It's dickish. It's harsh and condescending and depressing. But do they have a point?
Back in the day, right after Kerry lost to Bush and Democrats here were asking Vietnam-era relatives about fleeing to Canada, The Stranger (Seattle's Village-Voice-style weekly rag) published this manifesto as a two-page center pullout. It hung on the wall of my apartment for a long time afterward.
Some choice snips:
We won't demand that the federal government impose reasonable fuel-efficiency standards on all cars sold in the United States. We will, however, strive to pass state laws, as California has done, imposing fuel-efficiency standards on cars sold in our states.
We officially no longer give a sh*t when family farms fail. Fewer family farms equal fewer rural voters. We will, however, continue to support small faggy organic farms, as we are willing to pay more for free-range chicken and beef from non-cannibal cows.
We won't concern ourselves if red states restrict choice. We'll just make sure that abortion remains safe and legal in the cities where we live, and the states we control, and when your daughter or sister or mother dies in a botched abortion, we'll try not to feel too awful about it.
To red-state voters, to the rural voters, residents of small, dying towns, and soulless sprawling exburbs, we say this: f*ck off. Your issues are no longer our issues. We're going to battle our bleeding-heart instincts and ignore pangs of misplaced empathy. We will no longer concern ourselves with a health care crisis that disproportionately impacts rural areas. Instead we will work toward winning health care one blue state at a time.
When it comes to the environment, our new policy is this: Let the heartland live with the consequences of handing the national government to the rape-and-pillage party. The only time urbanists should concern themselves with the environment is when we are impacted--directly, not spiritually (the depressing awareness that there is no unspoiled wilderness out there doesn't count). Air pollution, for instance: We should be aggressive. If coal is to be burned, it has to be burned as cleanly as possible so as not to foul the air we all have to breathe. But if West Virginia wants to elect politicians who allow mining companies to lop off the tops off mountains and dump the waste into valleys and streams, thus causing floods that destroy the homes of the yokels who vote for those politicians, it no longer matters to us. f*ck the mountains in West Virginia--send us the power generated by cleanly burned coal, you rubes, and be sure to wear lifejackets to bed.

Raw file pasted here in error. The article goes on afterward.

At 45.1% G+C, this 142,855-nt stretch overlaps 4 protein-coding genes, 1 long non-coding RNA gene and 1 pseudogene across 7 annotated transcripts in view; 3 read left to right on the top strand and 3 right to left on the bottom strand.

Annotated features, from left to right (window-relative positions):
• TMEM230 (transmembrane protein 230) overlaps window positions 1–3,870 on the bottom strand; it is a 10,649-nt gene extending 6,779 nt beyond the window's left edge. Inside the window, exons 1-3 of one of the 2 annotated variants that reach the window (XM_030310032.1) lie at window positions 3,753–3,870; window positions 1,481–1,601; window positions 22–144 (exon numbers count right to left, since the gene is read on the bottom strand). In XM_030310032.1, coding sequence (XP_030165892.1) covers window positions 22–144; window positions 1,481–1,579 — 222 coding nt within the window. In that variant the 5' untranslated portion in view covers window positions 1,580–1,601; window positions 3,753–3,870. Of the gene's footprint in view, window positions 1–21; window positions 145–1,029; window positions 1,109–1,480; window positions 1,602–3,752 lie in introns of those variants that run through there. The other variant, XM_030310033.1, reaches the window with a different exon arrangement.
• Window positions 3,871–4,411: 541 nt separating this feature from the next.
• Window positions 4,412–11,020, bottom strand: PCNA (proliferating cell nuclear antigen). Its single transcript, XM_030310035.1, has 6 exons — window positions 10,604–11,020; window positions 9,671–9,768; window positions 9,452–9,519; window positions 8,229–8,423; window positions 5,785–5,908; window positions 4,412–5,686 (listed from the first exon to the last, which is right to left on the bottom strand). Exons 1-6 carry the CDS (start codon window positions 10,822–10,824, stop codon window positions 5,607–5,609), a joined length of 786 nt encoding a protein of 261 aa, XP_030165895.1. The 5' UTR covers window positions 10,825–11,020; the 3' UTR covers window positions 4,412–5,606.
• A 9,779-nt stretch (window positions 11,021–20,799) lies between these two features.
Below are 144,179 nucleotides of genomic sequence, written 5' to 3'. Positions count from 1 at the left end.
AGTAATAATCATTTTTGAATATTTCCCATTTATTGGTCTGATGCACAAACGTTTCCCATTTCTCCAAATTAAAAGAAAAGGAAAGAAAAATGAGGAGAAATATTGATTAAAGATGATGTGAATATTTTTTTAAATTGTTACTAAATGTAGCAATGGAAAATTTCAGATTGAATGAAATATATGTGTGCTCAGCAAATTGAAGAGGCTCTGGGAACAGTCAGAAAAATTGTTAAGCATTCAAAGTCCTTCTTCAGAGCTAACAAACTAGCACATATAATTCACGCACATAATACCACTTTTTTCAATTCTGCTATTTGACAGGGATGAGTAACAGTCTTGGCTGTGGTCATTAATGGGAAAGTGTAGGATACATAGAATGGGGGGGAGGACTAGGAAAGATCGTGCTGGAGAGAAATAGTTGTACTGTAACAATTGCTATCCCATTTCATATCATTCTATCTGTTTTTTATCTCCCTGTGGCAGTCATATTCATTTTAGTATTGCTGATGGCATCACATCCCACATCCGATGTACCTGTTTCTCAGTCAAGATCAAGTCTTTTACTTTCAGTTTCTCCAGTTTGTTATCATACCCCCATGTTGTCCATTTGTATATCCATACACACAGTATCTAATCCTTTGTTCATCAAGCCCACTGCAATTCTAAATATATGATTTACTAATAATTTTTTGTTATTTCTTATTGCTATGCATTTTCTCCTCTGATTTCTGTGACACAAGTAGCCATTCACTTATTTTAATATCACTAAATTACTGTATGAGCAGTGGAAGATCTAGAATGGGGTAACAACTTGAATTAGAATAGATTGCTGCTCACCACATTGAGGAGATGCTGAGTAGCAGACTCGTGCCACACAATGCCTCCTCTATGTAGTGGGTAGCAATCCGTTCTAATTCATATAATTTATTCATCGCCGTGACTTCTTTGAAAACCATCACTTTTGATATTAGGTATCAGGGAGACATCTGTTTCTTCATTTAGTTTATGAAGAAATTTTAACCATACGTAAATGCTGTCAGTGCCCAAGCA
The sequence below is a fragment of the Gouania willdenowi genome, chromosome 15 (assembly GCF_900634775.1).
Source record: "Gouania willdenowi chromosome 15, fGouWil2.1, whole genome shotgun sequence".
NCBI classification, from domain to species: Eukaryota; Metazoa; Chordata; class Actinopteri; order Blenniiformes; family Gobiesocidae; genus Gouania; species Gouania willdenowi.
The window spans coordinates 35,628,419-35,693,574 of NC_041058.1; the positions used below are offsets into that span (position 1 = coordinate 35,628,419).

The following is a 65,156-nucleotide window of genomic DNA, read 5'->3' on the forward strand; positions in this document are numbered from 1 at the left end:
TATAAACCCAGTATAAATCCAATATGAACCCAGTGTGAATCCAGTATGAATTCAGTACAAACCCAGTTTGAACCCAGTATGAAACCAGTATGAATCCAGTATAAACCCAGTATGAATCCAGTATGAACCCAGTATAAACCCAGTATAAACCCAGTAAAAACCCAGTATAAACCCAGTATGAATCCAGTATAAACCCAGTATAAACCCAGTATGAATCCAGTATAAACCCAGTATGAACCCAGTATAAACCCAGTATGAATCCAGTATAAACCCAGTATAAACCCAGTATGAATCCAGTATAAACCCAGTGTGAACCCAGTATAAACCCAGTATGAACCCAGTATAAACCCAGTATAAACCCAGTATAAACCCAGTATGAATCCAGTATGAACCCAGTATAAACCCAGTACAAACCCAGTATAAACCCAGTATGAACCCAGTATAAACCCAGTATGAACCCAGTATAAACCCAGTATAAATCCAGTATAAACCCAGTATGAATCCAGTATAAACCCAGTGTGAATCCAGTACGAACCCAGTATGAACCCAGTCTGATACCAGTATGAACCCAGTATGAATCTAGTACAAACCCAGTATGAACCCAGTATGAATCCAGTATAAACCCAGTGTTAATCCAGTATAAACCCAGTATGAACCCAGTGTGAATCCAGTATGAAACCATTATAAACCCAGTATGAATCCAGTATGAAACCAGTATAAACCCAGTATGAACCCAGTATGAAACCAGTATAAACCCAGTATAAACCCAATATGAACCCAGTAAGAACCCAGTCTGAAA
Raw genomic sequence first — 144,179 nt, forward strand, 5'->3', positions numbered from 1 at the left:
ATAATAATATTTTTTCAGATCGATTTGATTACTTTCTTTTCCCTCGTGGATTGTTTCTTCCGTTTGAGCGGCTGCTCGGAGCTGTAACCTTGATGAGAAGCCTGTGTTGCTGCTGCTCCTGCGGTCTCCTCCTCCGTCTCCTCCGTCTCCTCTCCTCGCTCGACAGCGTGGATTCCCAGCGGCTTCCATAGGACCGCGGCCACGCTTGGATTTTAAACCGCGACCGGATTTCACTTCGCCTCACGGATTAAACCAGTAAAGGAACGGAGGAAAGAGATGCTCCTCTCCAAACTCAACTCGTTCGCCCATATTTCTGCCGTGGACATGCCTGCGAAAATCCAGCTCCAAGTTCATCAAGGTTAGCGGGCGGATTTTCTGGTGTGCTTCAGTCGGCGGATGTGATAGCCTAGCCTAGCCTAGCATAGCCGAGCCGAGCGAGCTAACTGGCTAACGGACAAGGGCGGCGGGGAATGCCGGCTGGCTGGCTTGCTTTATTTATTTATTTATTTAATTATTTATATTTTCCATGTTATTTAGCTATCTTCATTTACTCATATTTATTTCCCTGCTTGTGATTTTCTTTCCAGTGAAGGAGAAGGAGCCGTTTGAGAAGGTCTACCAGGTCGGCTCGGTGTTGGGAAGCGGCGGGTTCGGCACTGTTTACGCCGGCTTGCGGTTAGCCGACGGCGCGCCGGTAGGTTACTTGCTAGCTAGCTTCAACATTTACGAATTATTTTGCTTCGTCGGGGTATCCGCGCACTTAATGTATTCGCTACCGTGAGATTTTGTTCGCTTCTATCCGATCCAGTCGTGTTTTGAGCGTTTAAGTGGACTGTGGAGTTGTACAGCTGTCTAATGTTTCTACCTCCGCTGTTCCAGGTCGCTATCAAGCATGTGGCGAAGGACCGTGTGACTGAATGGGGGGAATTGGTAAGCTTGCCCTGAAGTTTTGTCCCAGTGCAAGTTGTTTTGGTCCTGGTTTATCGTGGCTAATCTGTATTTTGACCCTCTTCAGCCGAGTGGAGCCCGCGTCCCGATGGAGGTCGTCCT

From here on out, we're glad red-state rubes live in areas where guns are more powerful and more plentiful, cars are larger and faster, and people are fatter and slower and dumber. This is not a recipe for repopulating the Great Plains. And when you look for ways to revive your failing towns and dying rural counties, don't even think about tourism. Who wants to go to small-town America now? You people scare us. We'll island-hop from now on, thank you, spending our time and our money in blue cities. If an urbanite is dying to have a country experience, rural Vermont is lovely. Maple syrup, rolling hills, fly-fishing--everything you could want. Country bumpkins in red rural areas who depend on tourists from urban areas but vote Republican can forget our money.
You've made your choice, red America, and we urban Americans are going to make a different choice. We are going to make Seattle--and New York, Chicago, and the rest--a great place to live, a progressive place. Again, we'll quote Ronald Reagan: We will make each of our cities--each and every one--a shining city on a hill. You can have your sh*tholes.
In the Conservative War on Women thread, I copped to having "vagina-protection fatigue" but I still wonder what is the best use of my limited time, energy, and other resources. Retracting to a more local focus and voting with my vacation dollars is becoming appealing again. After a certain point one has to stop with the hand-wringing and actually do something.
I consider myself more of an Eisenhower Republican than a standard Democrat, but we're on the endangered species list so I've thrown my lot in with the hippies. Do you think a more urban-specific focus will help the Democratic Party, or break some of the federal gridlock? Or would it make the current situation even worse?